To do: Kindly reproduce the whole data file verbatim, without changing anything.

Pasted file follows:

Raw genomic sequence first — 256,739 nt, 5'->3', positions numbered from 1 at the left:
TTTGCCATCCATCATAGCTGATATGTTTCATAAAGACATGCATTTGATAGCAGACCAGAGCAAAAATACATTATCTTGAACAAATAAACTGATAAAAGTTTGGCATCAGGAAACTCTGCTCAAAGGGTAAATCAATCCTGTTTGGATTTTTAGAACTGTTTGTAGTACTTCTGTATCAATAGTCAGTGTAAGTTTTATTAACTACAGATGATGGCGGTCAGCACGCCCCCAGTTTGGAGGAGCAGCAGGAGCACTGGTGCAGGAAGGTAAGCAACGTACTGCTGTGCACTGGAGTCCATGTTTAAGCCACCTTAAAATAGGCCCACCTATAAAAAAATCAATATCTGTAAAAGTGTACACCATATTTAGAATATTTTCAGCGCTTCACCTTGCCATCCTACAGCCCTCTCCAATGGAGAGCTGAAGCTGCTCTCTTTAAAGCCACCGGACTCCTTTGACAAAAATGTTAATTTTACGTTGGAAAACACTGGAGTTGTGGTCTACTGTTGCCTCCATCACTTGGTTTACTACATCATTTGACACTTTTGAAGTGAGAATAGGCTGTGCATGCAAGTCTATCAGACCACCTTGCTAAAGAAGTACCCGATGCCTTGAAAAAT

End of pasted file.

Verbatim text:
Raw genomic sequence first — 256,739 nt, 5'->3', positions numbered from 1 at the left:
TTTGCCATCCATCATAGCTGATATGTTTCATAAAGACATGCATTTGATAGCAGACCAGAGCAAAAATACATTATCTTGAACAAATAAACTGATAAAAGTTTGGCATCAGGAAACTCTGCTCAAAGGGTAAATCAATCCTGTTTGGATTTTTAGAACTGTTTGTAGTACTTCTGTATCAATAGTCAGTGTAAGTTTTATTAACTACAGATGATGGCGGTCAGCACGCCCCCAGTTTGGAGGAGCAGCAGGAGCACTGGTGCAGGAAGGTAAGCAACGTACTGCTGTGCACTGGAGTCCATGTTTAAGCCACCTTAAAATAGGCCCACCTATAAAAAAATCAATATCTGTAAAAGTGTACACCATATTTAGAATATTTTCAGCGCTTCACCTTGCCATCCTACAGCCCTCTCCAATGGAGAGCTGAAGCTGCTCTCTTTAAAGCCACCGGACTCCTTTGACAAAAATGTTAATTTTACGTTGGAAAACACTGGAGTTGTGGTCTACTGTTGCCTCCATCACTTGGTTTACTACATCATTTGACACTTTTGAAGTGAGAATAGGCTGTGCATGCAAGTCTATCAGACCACCTTGCTAAAGAAGTACCCGATGCCTTGAAAAAT